Researchers in Israel are warning that stem cell treatments could raise cancer risks.
Using a patient’s own stem cells to replace diseased or damaged tissues might expose the patient to the risk of cancer, according to the results of new research at the Hebrew University (HU) of Jerusalem released this month.
The discovery raises a cautionary flag in the advancing field of stem-cell therapy. For years, embryonic stem cells were the focus of this field because they are undifferentiated and therefore have the potential to develop into any cell type in the adult body.
In 2007, Japanese scientists innovated a method for creating embryonic-like stem cells from mature human cells. The idea of obtaining a patient’s own cells for treatment became an attractive alternative to the controversial harvesting of cells from human embryos.
Chromosomal changes readily identified
The problem is that stem cells must be raised in lab cultures for an extended period before being used for therapy. Research carried out under Nissim Benvenisty, the Herbert Cohn Professor of Cancer Research at the Silberman Institute of Life Sciences at the Hebrew University of Jerusalem, has now shown that during this period the adult stem cells (also called induced pluripotent stem cells, or iPS cells) undergo chromosomal changes. Some of these changes characterize cancerous tumor growth.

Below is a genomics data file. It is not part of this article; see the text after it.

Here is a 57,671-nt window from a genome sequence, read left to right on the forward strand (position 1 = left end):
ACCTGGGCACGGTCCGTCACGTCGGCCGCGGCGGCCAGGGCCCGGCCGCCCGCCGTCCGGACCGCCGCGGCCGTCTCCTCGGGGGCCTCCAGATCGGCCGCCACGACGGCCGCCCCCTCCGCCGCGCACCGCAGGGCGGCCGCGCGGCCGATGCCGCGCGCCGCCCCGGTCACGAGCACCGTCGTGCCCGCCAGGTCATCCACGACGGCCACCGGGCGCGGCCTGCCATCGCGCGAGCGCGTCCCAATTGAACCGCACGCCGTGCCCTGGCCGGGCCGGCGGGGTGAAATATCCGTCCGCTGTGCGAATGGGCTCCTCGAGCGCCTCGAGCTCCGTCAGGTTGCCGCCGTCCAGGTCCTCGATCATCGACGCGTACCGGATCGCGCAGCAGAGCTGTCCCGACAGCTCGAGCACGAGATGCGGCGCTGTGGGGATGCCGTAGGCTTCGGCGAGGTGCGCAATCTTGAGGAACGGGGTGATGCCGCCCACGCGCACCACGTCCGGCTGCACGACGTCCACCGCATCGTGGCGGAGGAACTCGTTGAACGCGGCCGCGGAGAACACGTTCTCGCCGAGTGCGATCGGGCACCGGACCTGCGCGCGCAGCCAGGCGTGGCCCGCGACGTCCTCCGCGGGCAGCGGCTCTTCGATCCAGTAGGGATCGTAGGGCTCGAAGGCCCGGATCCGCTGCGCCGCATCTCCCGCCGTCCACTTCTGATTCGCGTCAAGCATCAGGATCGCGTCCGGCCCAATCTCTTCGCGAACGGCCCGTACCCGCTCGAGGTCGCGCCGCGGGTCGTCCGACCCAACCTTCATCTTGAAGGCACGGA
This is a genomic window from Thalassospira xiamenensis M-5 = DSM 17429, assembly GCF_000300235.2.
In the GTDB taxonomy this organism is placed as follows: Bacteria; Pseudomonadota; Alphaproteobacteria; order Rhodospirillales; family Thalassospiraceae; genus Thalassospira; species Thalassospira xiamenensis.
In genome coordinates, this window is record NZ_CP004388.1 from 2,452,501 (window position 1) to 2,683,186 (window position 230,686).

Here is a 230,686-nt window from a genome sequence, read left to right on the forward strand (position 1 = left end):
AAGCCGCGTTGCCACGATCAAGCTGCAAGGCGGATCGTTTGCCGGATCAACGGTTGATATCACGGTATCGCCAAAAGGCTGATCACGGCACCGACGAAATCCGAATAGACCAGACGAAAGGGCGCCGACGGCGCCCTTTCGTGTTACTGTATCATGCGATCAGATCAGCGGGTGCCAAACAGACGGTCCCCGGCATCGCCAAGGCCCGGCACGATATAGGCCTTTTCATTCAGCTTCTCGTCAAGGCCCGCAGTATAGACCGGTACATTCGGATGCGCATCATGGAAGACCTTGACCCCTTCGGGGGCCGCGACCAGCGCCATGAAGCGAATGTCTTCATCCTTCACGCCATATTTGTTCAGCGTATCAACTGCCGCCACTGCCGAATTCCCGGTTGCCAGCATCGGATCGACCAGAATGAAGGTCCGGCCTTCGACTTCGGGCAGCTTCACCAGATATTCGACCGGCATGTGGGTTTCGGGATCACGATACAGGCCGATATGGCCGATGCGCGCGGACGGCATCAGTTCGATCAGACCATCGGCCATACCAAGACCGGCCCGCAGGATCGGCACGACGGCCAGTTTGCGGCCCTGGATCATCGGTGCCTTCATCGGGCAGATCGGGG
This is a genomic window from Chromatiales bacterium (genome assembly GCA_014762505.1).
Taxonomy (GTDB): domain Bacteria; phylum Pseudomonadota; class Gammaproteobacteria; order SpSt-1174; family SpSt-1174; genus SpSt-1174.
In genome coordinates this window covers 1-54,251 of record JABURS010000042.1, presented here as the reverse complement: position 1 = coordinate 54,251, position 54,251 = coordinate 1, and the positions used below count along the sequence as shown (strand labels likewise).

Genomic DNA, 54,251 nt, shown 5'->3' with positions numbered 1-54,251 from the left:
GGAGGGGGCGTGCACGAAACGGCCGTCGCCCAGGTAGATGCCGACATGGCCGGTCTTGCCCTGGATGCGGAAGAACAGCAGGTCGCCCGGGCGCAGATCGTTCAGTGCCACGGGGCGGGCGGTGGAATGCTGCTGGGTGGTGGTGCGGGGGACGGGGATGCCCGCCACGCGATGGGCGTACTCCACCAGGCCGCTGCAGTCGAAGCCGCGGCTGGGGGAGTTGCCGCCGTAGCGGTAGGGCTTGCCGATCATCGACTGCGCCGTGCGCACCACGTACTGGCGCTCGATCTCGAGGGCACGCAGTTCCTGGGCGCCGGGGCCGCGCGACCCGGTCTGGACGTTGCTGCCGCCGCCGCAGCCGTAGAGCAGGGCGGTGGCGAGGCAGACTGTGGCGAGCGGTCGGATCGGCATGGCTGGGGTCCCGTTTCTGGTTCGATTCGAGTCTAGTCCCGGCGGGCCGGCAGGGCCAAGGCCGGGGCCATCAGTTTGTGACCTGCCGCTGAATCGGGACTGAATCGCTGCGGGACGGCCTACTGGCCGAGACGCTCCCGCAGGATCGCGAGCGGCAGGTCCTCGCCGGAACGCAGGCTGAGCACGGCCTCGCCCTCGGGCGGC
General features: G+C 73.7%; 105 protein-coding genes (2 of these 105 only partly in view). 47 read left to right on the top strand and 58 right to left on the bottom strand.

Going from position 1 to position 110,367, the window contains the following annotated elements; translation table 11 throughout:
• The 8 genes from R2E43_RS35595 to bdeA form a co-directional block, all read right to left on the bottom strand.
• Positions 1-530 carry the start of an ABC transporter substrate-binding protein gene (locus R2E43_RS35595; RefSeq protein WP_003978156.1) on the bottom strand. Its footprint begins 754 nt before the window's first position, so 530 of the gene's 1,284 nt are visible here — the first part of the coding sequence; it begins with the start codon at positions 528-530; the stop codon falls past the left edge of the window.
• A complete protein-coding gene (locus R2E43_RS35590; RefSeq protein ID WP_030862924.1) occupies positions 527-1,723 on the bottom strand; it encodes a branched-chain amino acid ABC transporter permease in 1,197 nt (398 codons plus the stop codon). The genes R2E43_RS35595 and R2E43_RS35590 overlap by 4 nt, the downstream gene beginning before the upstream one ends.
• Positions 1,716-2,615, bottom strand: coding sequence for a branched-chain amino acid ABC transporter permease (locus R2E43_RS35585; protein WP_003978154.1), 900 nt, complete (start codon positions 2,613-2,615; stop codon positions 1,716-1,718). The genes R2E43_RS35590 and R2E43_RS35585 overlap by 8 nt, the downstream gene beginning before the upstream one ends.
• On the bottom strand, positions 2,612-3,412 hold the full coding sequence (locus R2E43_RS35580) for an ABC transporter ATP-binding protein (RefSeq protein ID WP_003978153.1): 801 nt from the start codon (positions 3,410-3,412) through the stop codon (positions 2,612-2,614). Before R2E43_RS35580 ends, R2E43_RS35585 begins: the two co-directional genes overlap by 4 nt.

Benvenisty, together with his post-doctoral fellow Yoav Mayshar and his doctoral student Uri Ben-David, developed a new analytical method for determining the genetic structure of the chromosomes of 100 cell lines from 18 different laboratories around the world, in addition to some from their own lab.
They discovered that, over time, some iPS cells develop an extraneous copy of a particular chromosome and begin to overpower the normal cells in the culture. This phenomenon is known to underlie abnormal tissue development, including cancerous growths.
Danger may hinder pace of research
In an article published in the October issue of Cell Stem Cell, the journal of the International Society for Stem Cell Research, the Hebrew University researchers noted that the chromosomal changes appeared systematically in genes on chromosome 12.
This discovery is likely to hinder progress in developing human iPS cells in future therapy.
“Our findings show that human iPS cells are not stable in culture, as was previously thought, and require reassessment of the chromosomal structure of these cells,” said Benvenisty, who recommended taking “great care in continuing to work with them.”
The discovery has been patented by Yissum, Hebrew University’s technology transfer company, which is currently searching for commercial partners for further research and development.